Why the Duchess of Sussex is justified in suing the “Mail on Sunday” – Stuart Gibson

17 11 2019

There’s nothing quite like a Royal Lawsuit to get the English media and for that matter English lawyers’ tails wagging. London Legal has been abuzz over the last week since word got out that the Duchess of Sussex had begun legal action against The Mail on Sunday over a claim that it unlawfully published a private handwritten letter of hers to her father Thomas Markle. Read the rest of this entry »





Global Freedom of Expression, Columbia University: Newsletter

16 11 2019

Columbia Global Freedom of Expression seeks to contribute to the development of an integrated and progressive jurisprudence and understanding on freedom of expression and information around the world.  It maintains an extensive database of international case law. This is its newsletter dealing with recent developments  in the field. Read the rest of this entry »





Analysis shows horrifying extent of abuse sent to women MPs via Twitter – Susan Watson

16 11 2019

The approach of a rare December election in the UK has many campaigners feeling chills. What misery awaits them on the dark, cold streets as they try to convince voters to support their party? My preliminary research reveals that the women who bid for political office over the next six weeks have more to worry about than sore feet and aggressive dogs. Read the rest of this entry »





The European Court of Human Rights and the right to privacy in the workplace, Bărbulescu and Lopez Ribalda – Peter Coe

15 11 2019

In November I will be Chairing a panel on Data Rights and the Rule of Law at the Information Law and Policy Centre’s Annual Conference at the Institute of Advanced Legal Studies. This got me thinking about data protection, privacy and the Rule of Law more generally. Read the rest of this entry »





Daily Mail publication of intimate images of Congresswoman Katie Hill’s sparks a conversation about ISP liability in revenge pornography cases – Colette Allen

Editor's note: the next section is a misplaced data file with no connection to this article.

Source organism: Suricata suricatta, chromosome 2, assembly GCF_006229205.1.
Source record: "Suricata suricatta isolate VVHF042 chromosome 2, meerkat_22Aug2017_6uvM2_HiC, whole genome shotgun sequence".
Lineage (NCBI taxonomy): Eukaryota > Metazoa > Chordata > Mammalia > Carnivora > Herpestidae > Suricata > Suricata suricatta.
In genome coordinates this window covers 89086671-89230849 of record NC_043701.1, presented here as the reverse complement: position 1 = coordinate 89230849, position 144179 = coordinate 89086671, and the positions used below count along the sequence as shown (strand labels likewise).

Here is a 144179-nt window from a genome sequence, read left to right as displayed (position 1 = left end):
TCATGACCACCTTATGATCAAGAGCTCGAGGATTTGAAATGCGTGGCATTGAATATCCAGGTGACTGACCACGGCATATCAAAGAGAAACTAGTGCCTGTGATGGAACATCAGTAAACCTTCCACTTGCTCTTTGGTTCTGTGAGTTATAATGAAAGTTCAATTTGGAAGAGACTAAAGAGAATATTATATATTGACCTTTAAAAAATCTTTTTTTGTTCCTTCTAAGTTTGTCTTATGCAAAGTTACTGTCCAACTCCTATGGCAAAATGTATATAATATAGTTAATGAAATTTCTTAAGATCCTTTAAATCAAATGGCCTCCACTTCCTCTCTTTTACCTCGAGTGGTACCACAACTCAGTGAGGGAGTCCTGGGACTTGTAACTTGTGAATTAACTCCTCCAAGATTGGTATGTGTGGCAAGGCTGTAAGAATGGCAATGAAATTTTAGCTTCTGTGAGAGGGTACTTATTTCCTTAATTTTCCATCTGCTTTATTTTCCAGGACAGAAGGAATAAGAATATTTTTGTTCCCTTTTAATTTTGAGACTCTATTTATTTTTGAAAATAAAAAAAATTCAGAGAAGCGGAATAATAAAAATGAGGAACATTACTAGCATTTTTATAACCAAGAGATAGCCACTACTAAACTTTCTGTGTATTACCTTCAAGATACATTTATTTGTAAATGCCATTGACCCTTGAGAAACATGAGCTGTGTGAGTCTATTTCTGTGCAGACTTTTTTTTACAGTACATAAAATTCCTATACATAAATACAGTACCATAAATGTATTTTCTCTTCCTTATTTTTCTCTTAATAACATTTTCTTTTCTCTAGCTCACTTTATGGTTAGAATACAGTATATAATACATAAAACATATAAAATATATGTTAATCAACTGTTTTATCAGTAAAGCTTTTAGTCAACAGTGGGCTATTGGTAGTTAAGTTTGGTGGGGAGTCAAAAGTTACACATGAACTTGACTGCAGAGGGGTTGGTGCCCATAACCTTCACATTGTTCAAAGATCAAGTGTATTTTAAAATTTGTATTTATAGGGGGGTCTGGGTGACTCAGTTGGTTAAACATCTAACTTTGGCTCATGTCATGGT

14 11 2019

Katie Hill, the former Representative for Los Angeles, quit Congress last Thursday after intimate photos were leaked by her ex-husband and an investigation was launched into whether she had a relationship with her subordinate. In a tearful resignation video, Hill vowed to dedicate the rest of her career to fighting revenge pornography and getting justice for victims. In the UK, the Daily Mail stuck its nose in by displaying the images on their website last week. This incident seemed as good a time as any to look into what avenues survivor-victims of revenge pornography can take under current English and Welsh law. Read the rest of this entry »





Is there a crisis in British Journalism? Consider this – Brian Cathcart

13 11 2019

A shameful catalogue of events has been unfolding, but most journalists refuse to face it – or report it.  All of these are current or recent: Read the rest of this entry »





Libel: Tinkler, Koutsogiannis and Sheikh, distinguishing natural and ordinary meaning from the reactions of a Book Club – Erica Henshilwood

12 11 2019

Since the removal of the presumption that actions will be tried by juries, the preliminary determination of ‘meaning’ has become commonplace in libel cases.  This involves the (artificial) exercise of determining the ‘single meaning’ of the words complained about. Read the rest of this entry »





Law and Media Round Up – 11 November 2019

11 11 2019

The leading phone hacking campaigner and Labour Deputy Leader Tom Watson MP has announced that he is standing down as an MP. Meanwhile Byline Investigates reports that twelve editors at The Sun have been accused at the High Court of phone hacking and commissioning illegal private investigators. The list of names features members of The Sun’s leadership team stretching back more than 20 years. Read the rest of this entry »





United States: Is Assange Entitled to Full First Amendment Protection? – James C Goodale

10 11 2019

At a recent panel discussion at Columbia University on Press Freedom, National Security and Whistleblowers, at which the case of Julian Assange was discussed, no one on the panel mentioned the application of the First Amendment to the defense of Julian Assange. Rather, members of the panel effectively suggested his actions could be judged by a public interest or public concern standard. Read the rest of this entry »





Global Freedom of Expression, Columbia University: Newsletter

10 11 2019

Columbia Global Freedom of Expression seeks to contribute to the development of an integrated and progressive jurisprudence and understanding on freedom of expression and information around the world.  It maintains an extensive database of international case law. This is its newsletter dealing with recent developments  in the field. Read the rest of this entry »